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The Basics of Reporting the two best questions a reporter can ask of any source are

How do you know that Show me some evidence? If a source says, for example, that a new government program is “effective,” ask for evidence of that effectiveness. How does the person in fact know that the program is effective? What demonstrable proof can be offered Seek verification and corroboration? What does “effective” even mean in this context Effective compared to what Is judged by whom.

judged by whom What do you mean Have a source clarify if there is anything confusing about what was said. If you, the reporter, do not understand what is being said or shared, the reader has no chance. For example, if a source says sales are up 15 percent, find out what exactly that means. Up 15 percent over what or when Up 15 percent for the year For the week Compared to the same period a year ago Compared to last week Sales are up but are profits How much did it cost to get that 15 percent increase Now more than ever, it is the digital journalist charged with sense-making, or with explaining and facilitating understanding.

How do you report a story that one side says is a non-story and the other says is one of the biggest in a decade Talk to as many people as you can and report what you find. Ask along the way, of everyone, “How do you know that” Reporting is a wonderful passport to go into the world and around the world, meet people you otherwise would never meet, and learn things you otherwise would never get to know. Perhaps the single most important character trait of a good reporter is curiosity.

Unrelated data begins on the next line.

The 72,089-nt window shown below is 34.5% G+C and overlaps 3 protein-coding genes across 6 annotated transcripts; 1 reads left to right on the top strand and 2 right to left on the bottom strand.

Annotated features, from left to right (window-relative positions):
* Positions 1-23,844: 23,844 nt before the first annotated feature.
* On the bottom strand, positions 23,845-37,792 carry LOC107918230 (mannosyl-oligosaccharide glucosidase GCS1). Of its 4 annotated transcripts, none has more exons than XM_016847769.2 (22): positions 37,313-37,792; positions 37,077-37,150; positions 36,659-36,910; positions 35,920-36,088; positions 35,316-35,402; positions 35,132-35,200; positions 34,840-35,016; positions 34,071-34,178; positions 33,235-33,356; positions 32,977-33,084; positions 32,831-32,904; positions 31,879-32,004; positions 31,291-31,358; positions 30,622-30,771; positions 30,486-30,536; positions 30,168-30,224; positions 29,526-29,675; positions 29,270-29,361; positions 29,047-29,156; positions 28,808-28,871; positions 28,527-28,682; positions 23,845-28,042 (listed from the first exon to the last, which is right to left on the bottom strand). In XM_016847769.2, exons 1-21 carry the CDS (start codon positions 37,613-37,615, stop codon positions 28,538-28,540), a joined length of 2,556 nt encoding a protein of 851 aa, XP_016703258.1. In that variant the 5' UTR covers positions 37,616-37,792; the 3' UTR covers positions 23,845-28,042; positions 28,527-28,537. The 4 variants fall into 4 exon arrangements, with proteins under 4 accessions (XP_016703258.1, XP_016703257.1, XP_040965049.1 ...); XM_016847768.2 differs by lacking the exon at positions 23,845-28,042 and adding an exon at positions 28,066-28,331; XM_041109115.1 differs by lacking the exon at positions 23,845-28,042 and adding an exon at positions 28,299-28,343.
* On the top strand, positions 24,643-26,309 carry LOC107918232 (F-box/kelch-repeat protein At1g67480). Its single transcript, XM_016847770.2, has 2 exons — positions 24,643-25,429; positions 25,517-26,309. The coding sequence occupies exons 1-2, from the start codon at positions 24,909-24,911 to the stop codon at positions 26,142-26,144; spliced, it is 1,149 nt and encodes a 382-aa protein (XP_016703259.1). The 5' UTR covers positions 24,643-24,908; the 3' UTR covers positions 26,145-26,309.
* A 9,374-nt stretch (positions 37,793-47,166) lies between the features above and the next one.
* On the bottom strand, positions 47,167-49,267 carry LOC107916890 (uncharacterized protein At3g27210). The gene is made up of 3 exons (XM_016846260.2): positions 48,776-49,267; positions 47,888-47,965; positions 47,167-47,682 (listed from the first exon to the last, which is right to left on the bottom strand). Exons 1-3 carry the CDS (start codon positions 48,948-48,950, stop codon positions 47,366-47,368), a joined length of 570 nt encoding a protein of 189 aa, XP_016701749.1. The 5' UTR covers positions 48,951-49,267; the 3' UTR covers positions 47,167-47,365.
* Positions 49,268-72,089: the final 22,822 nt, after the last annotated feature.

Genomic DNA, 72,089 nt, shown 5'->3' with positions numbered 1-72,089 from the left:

From coming up with story ideas and angles to identifying the sources to get the story, to writing the questions to pose to those sources, to writing clearly, it is curiosity that is the constant. Good reporters ask why things work the way they do, what’s wrong, and how to make things better.


Though it’s a basic reporting skill, interviewing often gets overlooked. Thus, few are very good at it. A good interview typically depends on at least a few things: background research on the subject and topic, carefully thought-out questions sequenced in order of importance, a listening ear, a genuine interest in the person being interviewed, and a comfort level with silence.

Good interviewers remember to listen. They ask good questions. In addition to those just mentioned (What do you mean? How do you know that), here are a few more to consider posing to your sources if only to think about what good questions for your particular project might be

Prepare. Do the research necessary to generate good questions and to know your subject. What do you need to know to develop smart questions? What questions most need answering? Don’t be too tied to your list, however. Be flexible. And don’t start off with the most difficult or uncomfortable question. Build up to these more challenging subjects. The better questions are open-ended, not ones that can be answered with a “yes” or “no.”

Last word

During Game 3 of the 2016 N.B.A. finals, when the Golden State Warriors found themselves trailing the Cleveland Cavaliers by 17 points after the first quarter, it was left to Doris Burke of ESPN to ask Warriors coach Steve Kerr what he had seen from his team. “Not a whole lot,” Kerr said. That was the sum total of their interaction. A better question (and a happier coach) would have led to a better sideline moment.

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